Re-imagining the city: quiet ways along London’s ‘other’ rivers
Imagine a land of forgotten tributaries, hidden history and resurgent nature, where a fox might be spied far from any hen-coop, or a pair of coots build their nest with cast-offs from the human world. Yes, that’s right: London, which Peter Aylmer has been exploring for his Cicerone guide Walking in London.
Londoners do themselves a disservice when they talk of ‘the’ river. The Thames may be the water that defines London, indeed without which London would not have come into existence: but the Thames doesn’t get to be this broad without other rivers feeding in to it.
By summoning up the spirits of the Lea, Brent and Wandle, you have a different London, one that re-imagines the city.
Crucially, for a walker, these three rivers have their own walking routes which prove something of an antidote to the heritage-fest of the Thames Path. They also nicely segment the city, in the east, north-west and south, a fact which provides the structure for my book.
The Lower Lea
The Lea is perhaps the best-known of the Thames’ tributaries, flowing 85km (53 miles) from its source in the Chilterns to inner-city Blackwall – indeed, the Lea Valley Walk has its own Cicerone guide. But downstream of Hertford, the trail sticks to the 18th-century Lee (sic) Navigation, rather than hopping back and forth for contrast between this and the informal trails alongside the old river.
This is nowhere more a shame than south of Tottenham. Here, the walker who’s prepared to explore a little can first wander through the new Walthamstow Wetlands nature reserve, cross the Walthamstow marshes – look out for Belted Galloway cattle – and then sample nature’s recovery in the former industrial site of the Middlesex filter beds.
From the beds, join the willow-fringed course of the old Lea, the Eurostar train depot on the other side, and take a beeline across the Hackney Marshes – no cattle, only footballers – to the Wick Woodland, created in compensation for the A12 road extension.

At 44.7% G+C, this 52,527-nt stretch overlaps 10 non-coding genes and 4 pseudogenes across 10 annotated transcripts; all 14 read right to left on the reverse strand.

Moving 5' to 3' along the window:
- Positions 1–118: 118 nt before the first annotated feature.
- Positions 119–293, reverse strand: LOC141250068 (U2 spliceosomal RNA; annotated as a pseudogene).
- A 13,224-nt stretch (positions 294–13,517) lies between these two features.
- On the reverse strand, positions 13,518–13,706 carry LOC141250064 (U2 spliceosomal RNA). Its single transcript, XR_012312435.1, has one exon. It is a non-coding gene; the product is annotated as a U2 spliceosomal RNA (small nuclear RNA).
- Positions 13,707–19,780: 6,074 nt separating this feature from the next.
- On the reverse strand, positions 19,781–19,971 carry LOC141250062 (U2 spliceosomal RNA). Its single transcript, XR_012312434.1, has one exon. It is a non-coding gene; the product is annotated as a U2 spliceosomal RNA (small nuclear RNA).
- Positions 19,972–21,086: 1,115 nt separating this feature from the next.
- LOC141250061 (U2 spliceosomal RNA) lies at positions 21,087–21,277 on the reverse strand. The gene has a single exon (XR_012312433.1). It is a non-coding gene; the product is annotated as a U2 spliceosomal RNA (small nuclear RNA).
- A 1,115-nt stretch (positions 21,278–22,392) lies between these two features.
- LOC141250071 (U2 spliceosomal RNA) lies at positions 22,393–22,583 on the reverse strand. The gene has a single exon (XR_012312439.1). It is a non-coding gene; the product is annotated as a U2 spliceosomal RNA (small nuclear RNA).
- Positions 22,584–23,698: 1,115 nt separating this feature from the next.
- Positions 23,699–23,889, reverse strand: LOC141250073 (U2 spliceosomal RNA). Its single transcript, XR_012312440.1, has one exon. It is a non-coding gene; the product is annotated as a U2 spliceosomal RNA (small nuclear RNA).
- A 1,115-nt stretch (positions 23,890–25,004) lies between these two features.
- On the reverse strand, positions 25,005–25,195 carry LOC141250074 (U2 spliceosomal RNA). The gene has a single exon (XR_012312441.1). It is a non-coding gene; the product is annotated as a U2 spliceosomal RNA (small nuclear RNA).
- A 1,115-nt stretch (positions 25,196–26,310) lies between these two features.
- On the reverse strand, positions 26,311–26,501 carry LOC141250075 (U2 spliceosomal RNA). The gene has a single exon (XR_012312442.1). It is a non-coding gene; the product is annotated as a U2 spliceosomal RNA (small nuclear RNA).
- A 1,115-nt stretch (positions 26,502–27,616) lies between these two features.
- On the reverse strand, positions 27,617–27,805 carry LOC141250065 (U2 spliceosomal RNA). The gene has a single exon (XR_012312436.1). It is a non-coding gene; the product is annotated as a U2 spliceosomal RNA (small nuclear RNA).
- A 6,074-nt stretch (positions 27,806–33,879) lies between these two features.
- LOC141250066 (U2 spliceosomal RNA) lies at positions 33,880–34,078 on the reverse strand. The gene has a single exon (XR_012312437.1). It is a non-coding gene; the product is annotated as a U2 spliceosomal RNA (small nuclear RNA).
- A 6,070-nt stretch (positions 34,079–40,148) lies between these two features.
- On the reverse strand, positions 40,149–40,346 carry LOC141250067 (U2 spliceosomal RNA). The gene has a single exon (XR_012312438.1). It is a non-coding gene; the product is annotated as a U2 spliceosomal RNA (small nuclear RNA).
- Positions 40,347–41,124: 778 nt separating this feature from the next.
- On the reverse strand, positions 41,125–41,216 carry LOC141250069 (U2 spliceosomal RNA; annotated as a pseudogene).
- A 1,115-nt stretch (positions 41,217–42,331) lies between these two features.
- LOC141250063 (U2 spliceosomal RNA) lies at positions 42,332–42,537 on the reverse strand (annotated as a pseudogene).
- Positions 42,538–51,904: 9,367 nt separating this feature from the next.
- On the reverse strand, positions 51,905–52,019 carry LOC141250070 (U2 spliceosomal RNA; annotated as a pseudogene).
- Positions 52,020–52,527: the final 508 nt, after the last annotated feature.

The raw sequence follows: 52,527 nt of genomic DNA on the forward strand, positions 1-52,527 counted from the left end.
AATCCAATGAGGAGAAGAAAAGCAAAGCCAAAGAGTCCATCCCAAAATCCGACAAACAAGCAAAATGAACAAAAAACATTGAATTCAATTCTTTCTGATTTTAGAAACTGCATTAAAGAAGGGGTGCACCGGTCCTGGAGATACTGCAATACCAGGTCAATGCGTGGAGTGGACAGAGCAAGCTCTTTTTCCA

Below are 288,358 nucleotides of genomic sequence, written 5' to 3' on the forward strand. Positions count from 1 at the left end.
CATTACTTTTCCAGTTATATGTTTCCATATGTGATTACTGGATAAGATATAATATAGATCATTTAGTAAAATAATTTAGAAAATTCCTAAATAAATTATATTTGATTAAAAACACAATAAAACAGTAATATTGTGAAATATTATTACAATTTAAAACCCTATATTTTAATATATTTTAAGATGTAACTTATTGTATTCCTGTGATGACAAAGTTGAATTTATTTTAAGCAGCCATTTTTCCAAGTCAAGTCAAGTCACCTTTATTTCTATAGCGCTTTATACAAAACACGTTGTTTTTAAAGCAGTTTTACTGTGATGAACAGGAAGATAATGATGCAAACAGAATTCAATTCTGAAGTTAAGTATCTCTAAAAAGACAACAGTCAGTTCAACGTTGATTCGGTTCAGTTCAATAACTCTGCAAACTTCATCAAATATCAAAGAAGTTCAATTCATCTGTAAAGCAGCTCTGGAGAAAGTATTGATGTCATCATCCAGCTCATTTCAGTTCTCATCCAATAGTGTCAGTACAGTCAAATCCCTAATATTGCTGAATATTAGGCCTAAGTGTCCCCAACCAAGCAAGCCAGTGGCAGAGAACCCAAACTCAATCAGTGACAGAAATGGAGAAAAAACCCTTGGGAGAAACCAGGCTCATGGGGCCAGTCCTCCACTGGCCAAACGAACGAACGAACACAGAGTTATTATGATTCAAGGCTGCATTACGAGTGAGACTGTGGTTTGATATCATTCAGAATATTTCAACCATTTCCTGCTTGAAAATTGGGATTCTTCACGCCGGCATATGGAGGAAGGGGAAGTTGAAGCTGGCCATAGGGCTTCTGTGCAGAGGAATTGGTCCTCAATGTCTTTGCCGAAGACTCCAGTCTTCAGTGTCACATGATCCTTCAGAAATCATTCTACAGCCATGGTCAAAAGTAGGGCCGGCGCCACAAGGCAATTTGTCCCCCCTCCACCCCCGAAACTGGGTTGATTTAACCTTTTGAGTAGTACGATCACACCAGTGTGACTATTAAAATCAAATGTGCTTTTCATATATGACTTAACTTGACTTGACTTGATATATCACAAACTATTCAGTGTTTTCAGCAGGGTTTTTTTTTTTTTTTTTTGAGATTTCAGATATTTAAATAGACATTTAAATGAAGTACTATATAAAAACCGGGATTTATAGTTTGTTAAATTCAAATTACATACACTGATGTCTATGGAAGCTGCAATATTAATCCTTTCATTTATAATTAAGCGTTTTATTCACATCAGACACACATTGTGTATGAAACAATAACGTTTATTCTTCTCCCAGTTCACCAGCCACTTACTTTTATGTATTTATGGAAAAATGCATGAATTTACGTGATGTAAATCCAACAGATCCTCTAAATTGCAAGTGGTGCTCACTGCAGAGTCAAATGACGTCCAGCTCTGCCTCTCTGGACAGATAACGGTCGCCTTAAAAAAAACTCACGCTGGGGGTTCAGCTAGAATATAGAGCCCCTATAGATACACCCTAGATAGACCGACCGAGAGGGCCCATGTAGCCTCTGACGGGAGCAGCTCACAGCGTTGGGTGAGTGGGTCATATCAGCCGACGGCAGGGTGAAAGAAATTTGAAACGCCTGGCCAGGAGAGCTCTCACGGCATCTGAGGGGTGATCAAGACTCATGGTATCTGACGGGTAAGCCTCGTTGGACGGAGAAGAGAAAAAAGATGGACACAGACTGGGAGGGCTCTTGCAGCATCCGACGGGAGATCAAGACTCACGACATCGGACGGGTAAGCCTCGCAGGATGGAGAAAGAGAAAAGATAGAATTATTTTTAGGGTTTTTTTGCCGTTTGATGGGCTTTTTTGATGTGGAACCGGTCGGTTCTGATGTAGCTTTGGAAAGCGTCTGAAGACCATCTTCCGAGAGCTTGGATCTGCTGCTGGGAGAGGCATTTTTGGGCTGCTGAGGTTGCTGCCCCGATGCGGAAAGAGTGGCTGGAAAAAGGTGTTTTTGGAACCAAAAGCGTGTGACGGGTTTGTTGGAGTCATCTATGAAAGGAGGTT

It’s only a short step now to the Queen Elizabeth Olympic Park, coming into its own after the excitement of the 2012 Games. Its Waterglades are both typically urban and typically rural, using the native flora of this one-time Essex river bank (the county border ran here til 1965) to calm and corral the river into a water-source for the modern flats above. Close by the London Stadium, there is something very different: formal gardens that showcase plants from across the world, highly appropriate for a venue that once played host to the planet’s greatest sporting talent (do check the West Ham United fixture list before a visit to the Olympic Park – it does get busy!).
The Lea has one more surprise, at its tidal limit barely a mile south. Here is the site known as Three Mills, which hosts nothing less than the largest tide mill on earth. There’s a Tesco across the bridge, and the Blackwall Tunnel approach road the other side of that. But on the green looking over to the mills, you’re almost on another planet.
If the walker can pack in so much in just 11km (7 miles) along one of the capital’s ‘other’ rivers, what else might be possible?
The headwaters of the Brent
On its way through north-west London some fairly bad things happen to the River Brent. Two big rail junctions, close encounters with the North Circular and the M1, Brent Cross shopping centre and industrial estates make any attempt to walk its middle section well-nigh impossible. But north of Golders Green, there’s a riverside walk which runs almost uninterrupted to the Brent’s source on London’s countryside fringe.